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Declared a crime under violent extremists’ control, today music thrives again in Mosul


Even the wind can sometimes whistle a tune, but joining in could have resulted in serious punishment when violent extremists took over the city of Mosul in Iraq in 2014. For three years, they spread fear and devastation forbidding cultural expressions and practices including singing, listening to music or playing an instrument.

The devastation they inflicted stopped many people from playing music, but even in the darkest hours, Khalid Al-Rawi, an oud player, would not be silenced.

“Music has always stayed with me,” said Khalid explaining how he used to play music hidden at home, with closed doors and windows and without the oud pick or reesha to soften the sound. “It’s part of my life,” he continued explaining how at times when he was feeling defiant, he would play music in the garden, risky, yet liberating in the midst of a city under siege.

The years of war that ravaged the ancient city made life unbearable for Moslawis, but it did not break their will to overcome the tragedy. Nearly three years after the liberation, Mosul still has a long road ahead to recovery and UNESCO is standing hand in hand with the Iraqi people and the international community to restore Mosul and bring back its textures and rhythms of life that distinguished it from other cities in Iraq.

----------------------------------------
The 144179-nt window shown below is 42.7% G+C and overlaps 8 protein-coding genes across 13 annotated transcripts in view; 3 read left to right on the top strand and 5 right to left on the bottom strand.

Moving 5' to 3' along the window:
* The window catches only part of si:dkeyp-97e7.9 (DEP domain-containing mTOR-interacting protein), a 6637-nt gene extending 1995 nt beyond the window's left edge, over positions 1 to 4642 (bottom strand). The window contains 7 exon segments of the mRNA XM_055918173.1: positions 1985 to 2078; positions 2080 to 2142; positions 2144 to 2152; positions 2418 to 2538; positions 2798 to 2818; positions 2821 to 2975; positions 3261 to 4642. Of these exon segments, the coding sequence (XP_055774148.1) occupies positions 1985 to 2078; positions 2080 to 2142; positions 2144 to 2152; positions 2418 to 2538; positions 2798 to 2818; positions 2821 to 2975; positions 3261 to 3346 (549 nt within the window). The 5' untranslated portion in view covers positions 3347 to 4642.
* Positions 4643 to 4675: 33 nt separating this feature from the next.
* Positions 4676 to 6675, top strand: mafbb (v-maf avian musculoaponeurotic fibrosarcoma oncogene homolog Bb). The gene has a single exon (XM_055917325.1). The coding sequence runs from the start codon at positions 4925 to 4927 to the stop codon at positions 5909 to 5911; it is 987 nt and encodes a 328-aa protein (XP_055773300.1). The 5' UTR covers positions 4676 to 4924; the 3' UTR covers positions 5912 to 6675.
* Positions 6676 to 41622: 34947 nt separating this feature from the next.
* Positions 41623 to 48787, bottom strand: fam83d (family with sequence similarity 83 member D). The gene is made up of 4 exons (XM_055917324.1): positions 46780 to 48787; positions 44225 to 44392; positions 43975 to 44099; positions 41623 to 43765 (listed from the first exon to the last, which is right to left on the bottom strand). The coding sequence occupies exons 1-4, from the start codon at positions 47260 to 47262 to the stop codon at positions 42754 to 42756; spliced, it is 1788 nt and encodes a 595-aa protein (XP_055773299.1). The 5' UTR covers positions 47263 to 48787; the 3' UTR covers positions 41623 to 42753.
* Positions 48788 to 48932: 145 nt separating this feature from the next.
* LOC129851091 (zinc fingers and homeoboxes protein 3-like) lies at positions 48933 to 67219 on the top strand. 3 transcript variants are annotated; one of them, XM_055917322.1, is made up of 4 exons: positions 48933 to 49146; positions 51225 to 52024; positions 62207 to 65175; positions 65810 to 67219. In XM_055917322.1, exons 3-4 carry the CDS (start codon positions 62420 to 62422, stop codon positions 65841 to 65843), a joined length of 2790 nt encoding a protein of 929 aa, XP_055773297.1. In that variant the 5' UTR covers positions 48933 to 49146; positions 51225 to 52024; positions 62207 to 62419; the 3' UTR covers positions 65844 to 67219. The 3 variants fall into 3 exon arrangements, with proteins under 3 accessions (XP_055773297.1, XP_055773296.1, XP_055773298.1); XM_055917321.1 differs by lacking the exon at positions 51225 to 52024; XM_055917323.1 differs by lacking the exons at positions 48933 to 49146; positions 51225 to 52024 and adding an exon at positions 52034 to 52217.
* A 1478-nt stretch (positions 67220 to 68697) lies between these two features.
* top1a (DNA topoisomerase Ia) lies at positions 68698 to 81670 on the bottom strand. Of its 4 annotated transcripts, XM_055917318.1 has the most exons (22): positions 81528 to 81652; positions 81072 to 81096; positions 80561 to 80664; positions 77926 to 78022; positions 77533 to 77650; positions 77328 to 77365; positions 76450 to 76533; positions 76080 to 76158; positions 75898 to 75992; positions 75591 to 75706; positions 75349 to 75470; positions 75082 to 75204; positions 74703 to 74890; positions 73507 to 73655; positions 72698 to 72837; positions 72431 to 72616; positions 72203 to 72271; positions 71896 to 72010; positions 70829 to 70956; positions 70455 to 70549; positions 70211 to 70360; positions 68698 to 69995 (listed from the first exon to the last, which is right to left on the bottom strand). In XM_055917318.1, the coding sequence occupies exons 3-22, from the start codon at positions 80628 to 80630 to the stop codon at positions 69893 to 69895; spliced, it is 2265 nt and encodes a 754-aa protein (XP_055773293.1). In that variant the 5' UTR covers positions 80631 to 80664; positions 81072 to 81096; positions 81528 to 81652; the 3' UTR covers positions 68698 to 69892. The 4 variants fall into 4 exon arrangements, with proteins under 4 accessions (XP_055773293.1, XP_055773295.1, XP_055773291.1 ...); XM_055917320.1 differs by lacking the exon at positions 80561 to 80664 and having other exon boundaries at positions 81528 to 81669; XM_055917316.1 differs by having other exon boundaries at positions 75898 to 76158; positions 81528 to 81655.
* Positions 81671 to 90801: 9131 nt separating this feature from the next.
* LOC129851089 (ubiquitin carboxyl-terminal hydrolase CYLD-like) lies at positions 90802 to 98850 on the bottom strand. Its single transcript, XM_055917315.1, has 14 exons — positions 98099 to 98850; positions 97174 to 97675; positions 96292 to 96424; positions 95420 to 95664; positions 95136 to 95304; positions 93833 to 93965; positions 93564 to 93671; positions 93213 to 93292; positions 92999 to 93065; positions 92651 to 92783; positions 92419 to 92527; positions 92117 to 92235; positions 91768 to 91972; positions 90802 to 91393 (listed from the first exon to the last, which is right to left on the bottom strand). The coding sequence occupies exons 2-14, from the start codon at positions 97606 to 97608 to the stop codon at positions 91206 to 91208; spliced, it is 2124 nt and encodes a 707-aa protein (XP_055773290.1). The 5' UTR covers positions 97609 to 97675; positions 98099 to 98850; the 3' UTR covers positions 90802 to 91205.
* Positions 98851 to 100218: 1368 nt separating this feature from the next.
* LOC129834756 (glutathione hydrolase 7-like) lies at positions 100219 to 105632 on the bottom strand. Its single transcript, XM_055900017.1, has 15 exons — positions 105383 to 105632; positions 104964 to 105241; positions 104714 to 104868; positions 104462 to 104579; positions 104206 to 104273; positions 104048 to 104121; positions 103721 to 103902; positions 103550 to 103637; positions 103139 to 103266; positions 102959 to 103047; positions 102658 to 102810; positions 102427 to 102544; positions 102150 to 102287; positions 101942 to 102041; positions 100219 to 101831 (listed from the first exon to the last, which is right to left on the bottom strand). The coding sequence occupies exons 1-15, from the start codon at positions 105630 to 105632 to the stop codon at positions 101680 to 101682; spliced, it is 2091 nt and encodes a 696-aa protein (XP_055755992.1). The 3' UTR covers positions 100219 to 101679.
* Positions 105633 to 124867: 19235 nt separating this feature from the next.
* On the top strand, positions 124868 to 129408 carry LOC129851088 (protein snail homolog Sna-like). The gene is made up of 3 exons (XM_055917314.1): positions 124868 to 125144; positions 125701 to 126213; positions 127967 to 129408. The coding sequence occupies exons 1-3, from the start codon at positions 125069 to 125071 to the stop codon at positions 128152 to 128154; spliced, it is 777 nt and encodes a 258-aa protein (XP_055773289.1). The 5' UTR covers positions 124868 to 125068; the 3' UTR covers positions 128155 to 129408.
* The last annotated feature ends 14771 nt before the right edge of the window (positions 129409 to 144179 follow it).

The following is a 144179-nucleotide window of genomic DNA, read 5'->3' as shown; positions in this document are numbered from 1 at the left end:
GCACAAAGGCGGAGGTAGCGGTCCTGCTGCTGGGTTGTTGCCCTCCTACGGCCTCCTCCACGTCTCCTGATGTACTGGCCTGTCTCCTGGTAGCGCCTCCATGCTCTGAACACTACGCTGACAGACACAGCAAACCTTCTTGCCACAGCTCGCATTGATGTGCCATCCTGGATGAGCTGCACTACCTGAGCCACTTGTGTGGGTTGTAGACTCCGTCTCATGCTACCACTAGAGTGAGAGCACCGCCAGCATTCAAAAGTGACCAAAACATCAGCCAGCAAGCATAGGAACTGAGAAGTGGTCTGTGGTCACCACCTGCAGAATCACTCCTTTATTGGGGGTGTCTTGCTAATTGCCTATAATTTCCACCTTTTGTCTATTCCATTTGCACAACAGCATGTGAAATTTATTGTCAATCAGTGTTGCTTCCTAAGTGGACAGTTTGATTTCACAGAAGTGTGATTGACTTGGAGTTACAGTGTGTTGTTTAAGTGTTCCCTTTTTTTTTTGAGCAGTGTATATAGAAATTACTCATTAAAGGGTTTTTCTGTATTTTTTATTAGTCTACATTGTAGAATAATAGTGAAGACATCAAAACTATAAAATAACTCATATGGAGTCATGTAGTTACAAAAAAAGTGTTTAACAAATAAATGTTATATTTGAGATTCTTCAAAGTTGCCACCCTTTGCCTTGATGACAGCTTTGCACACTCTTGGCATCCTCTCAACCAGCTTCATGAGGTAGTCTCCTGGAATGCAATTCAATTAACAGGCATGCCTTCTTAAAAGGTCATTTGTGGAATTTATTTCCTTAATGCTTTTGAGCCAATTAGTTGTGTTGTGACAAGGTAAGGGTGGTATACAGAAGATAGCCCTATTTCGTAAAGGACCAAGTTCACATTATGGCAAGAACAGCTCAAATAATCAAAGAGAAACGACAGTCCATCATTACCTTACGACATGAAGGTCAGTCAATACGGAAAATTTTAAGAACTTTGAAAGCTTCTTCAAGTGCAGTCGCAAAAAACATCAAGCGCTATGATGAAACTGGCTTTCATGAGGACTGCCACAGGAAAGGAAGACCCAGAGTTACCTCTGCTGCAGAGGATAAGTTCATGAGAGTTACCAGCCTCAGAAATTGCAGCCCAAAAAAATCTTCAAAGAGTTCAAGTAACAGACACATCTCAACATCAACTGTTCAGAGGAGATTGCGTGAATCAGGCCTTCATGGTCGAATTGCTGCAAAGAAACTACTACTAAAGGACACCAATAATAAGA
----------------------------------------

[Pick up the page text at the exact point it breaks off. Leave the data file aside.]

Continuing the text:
Through its flagship initiative “Revive the Spirit of Mosul”, UNESCO focuses on three main initiatives in this effort: the restoration and rehabilitation of cultural heritage, the revitalization of cultural life and the reconstruction of the education system. Restoring cultural practices and traditions, as well as providing the youth with the necessary tools to be active members in society, are crucial for social cohesion and building a peaceful future in Mosul.

Through UNESCO’s Revive the Spirit of Mosul initiative. Khalid believes more will be done to empower youth, musicians and intellectuals.